6. says:

    Another book on how to be successful and not to die from hungerReal Artists Don’t Starve Timeless Strategies for Thriving in the New Creative AgeIn the new gig economy we are all artist Starting with deciding to be an artist or entrepreneur After that choice the trick is not to starve Jeff Goins gives you blue print how to make sure that does not happen They are all open doorsYou will not starve if you realise that art is an ongoing process of deliberate practiceYou will not starve if you borrow and steal from other to become betterYou will not starve if you strive for mastery including learning from one as an apprenticeYou will not starve if you do not act like a prima donnaYou will not starve if you market yourselfYou will not starve if you cultivate networks and relationshipsYou will not starve if you go where the work isYou will not starve if you collaborate with othersYou will not starve if you do not work for freeYou will not starve if you are careful about your business modelYou will not starve if you are multidimensionalYou will not starve if you make moneyThe book has some interesting perspectives which as an artist or entrepreneur you will recognise Apologies for the long list of bullet points and the ten rules at the endCreativityIt is difficult to be creative in certain settings particularly schoolsCreative kids have no patience with ridiculous rules They don’t see any purpose in itBefore you can create great art you first have to create yourselfCreativity is likely in places where new ideas reuire less effort to be perceivedA wandering mind can be an asset if you learn how to use itCreativity needs collaborationThe most creative minds in the world are not especially creative; they’re just better at rearrangementCaution is goodIn the end the cautious entrepreneurs ended up being the successful onesMasteryWe are far too impatient too eager to show the world what we have to offer too unwilling to take the time to learn the fundamentals of a craftThe way you establish your authority in a certain field is by mastering the techniues of those who are already authorities What eventually emerges over time is your own styleBefore we become masters we must first become apprenticesApprenticeship reuires three important traits patience perseverance and humilityYou are never done becoming yourselfWorkOpportunity may come and go but it in the end hard work is all that we can measureGrit mattersYou can do extraordinary things when you are patiently persistentLocationThe most important factor in the success of your career is where you decide to liveGo where the magic isNetworksAll my great opportunities have come from friends You really only need one or two good friends because it’s really about having someone who’s going to advocate for you That’s the formula for successCreative work spreads through a network Not through the efforts of a lone geniusGenius happens in groupsFind your fellow misfitsI am a Tolkien fanDiana Glyer’s theory is that 92 percent of The Lord of the Rings was written on Wednesday nights because J R R Tolkien knew on Thursdays he’d have to face his friend C S Lewis and account for his workC S Lewis did influence Tolkien in some powerful ways and he wasn’t the only one “There was a group of them” Diana Glyer said “nineteen men and they got together once or twice a week for about seventeen yearsThe lesson“And it’s that expectation” Professor Glyer said “there’s a ferocious aspect to it But there’s also the compassionate expectation that says ‘You have this great idea You told me about this project You said you were going to drive this How’s that going for you’ And knowing that other people are out there I think makes all the difference”SellingIt is s the duty of all artists “to find an adeuate expression to convey their art to as many souls as possible” Or to put it succinctly art needs an audience Promotion is an essential part of the jobCharging brings dignity to the work Money is part of the process of becoming an artist if for no other reason than it affirms you are a professional but the decision to be taken seriously is yours aloneAlways work for somethingYou must believe your work is worth charging for Don’t make a habit of working for free Without money you don’t get to make art Try to always work for something even if that something is the chance to do work that paysualityEven the most generous of audiences will not tolerate an amateurThe chief goal of every artist is to make the work greatAnd last but not leastDon’t sell out too soon Remember George Luca Ownership buys freedomApplying the rules of businessA long time ago Brian O’Kane and I wrote “Applying the rules of business” We had 10 of themYou gotta know who you’re selling toYou’re not aloneYou can only charge what the customer thinks it’s worthYou gotta get the salesYou gotta sell within capacityYou gotta get a marginYou gotta have money to make moneyYou gotta make a profit to stay in businessYou gotta have something to sellYou gotta be true to yourselfCombine them with “Real Artists Don’t Starve” and you might have the blue print for success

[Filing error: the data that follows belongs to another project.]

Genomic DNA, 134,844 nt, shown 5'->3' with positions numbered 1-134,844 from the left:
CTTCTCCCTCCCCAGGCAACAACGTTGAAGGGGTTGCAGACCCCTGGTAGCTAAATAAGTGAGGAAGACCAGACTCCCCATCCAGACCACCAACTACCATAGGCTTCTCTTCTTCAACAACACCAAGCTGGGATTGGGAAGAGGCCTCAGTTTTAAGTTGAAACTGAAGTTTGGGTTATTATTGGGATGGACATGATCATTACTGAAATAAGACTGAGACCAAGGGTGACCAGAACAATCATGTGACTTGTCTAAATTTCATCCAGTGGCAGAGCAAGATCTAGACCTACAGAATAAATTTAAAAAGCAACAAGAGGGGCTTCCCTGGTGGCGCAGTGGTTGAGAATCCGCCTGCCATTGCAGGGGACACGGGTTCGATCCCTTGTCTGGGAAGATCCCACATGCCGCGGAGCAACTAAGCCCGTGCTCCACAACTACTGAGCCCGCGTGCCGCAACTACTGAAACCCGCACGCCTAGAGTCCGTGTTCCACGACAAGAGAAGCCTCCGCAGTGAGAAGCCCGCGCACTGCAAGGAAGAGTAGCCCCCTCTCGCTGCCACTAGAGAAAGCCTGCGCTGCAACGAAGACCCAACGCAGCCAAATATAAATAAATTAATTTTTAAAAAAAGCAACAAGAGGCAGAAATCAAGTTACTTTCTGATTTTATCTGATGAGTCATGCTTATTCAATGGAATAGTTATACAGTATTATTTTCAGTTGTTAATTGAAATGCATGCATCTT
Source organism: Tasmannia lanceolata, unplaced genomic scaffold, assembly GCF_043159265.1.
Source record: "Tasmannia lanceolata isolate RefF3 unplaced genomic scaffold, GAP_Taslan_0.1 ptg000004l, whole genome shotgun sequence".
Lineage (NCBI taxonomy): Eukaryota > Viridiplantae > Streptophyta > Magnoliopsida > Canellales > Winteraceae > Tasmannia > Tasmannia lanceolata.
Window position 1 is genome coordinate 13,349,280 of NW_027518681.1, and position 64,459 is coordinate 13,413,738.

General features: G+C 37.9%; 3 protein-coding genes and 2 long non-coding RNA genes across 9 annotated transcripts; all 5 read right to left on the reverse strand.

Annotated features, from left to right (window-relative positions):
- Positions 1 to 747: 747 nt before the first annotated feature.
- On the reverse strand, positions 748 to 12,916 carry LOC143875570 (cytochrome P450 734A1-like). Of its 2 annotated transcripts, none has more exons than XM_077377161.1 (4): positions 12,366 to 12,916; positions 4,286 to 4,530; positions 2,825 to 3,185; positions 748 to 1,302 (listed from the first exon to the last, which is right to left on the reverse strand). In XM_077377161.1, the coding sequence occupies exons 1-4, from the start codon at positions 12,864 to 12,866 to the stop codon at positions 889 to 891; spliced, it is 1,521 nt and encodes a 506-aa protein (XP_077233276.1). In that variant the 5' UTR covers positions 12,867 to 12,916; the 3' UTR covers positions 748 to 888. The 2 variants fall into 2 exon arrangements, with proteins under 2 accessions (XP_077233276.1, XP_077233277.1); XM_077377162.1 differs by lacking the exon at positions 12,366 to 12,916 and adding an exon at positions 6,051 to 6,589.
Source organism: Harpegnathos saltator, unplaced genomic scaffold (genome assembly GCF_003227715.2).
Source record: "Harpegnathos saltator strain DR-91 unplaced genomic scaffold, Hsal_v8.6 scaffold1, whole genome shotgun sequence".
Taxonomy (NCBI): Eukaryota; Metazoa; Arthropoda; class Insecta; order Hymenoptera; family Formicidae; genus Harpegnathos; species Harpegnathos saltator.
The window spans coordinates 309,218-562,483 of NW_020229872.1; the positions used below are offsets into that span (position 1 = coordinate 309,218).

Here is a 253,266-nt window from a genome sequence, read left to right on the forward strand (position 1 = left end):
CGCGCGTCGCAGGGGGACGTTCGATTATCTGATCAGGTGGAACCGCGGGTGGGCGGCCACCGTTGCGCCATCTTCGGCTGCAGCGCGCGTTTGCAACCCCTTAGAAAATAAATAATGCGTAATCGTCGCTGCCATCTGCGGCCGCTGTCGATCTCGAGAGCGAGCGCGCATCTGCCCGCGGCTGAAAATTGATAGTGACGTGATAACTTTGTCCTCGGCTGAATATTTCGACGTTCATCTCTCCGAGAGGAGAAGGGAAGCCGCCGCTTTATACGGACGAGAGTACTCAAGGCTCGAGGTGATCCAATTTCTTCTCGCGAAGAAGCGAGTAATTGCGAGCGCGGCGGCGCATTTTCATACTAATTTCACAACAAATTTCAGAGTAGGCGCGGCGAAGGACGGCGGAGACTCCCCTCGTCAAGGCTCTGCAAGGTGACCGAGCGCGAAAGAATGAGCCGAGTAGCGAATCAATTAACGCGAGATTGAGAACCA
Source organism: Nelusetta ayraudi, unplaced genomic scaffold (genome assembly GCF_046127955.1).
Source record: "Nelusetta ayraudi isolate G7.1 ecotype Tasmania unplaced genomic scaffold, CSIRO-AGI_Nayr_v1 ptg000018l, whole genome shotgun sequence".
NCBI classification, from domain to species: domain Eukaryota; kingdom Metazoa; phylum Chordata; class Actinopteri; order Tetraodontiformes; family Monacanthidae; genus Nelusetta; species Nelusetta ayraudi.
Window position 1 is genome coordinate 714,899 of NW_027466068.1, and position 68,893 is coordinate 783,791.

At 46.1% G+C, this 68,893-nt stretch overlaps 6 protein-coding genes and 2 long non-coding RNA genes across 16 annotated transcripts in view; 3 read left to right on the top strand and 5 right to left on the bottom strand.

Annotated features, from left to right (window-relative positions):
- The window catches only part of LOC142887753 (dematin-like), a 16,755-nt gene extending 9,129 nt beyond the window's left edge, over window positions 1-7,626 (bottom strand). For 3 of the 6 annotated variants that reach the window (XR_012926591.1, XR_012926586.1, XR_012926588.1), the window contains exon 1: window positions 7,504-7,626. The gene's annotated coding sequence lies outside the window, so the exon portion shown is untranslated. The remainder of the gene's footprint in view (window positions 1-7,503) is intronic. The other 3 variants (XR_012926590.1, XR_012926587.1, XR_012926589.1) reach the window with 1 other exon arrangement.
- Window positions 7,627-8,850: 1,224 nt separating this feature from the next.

7. says:

    As a writer just getting serious about the 'not starving' part of my art I found this book and Jeff's work in general to be inspiring From the encouragement to get involved in the art community around me to thinking outside the box on ways to generate interest around my art his work has been incredibly inspiring It's led me not only to join several local writ groups and create workshops for local libraries and schools but it's also been a big part of my founding a regional self help marketing and promotion group for authors called Promoting Yorkshire AuthorsI'm still near the beginning of my journey but Jeff has provided me with some very thought provoking tools and insights to help me on my way


  8. says:

    I just finished reading this book after reading You Are A Writer by Jeff Goins and as a new writer and aspiring author I just couldn't recommend his writing and message enoughThis book is full of some really impressive stories You'll know most of the characters already but you won't know about the intricacies that Jeff Goins brings to life It's truly an inspiring book the work of an amazing Thriving Artist and someone I honestly look up to


  9. says:

    This book has some great advice but some of the advice is much harder to follow than to read Be in no doubt that there will be a lot of hard work involved and you're still going to need some luck The book's value is in getting you to think about an artistic career realistically and free from the myths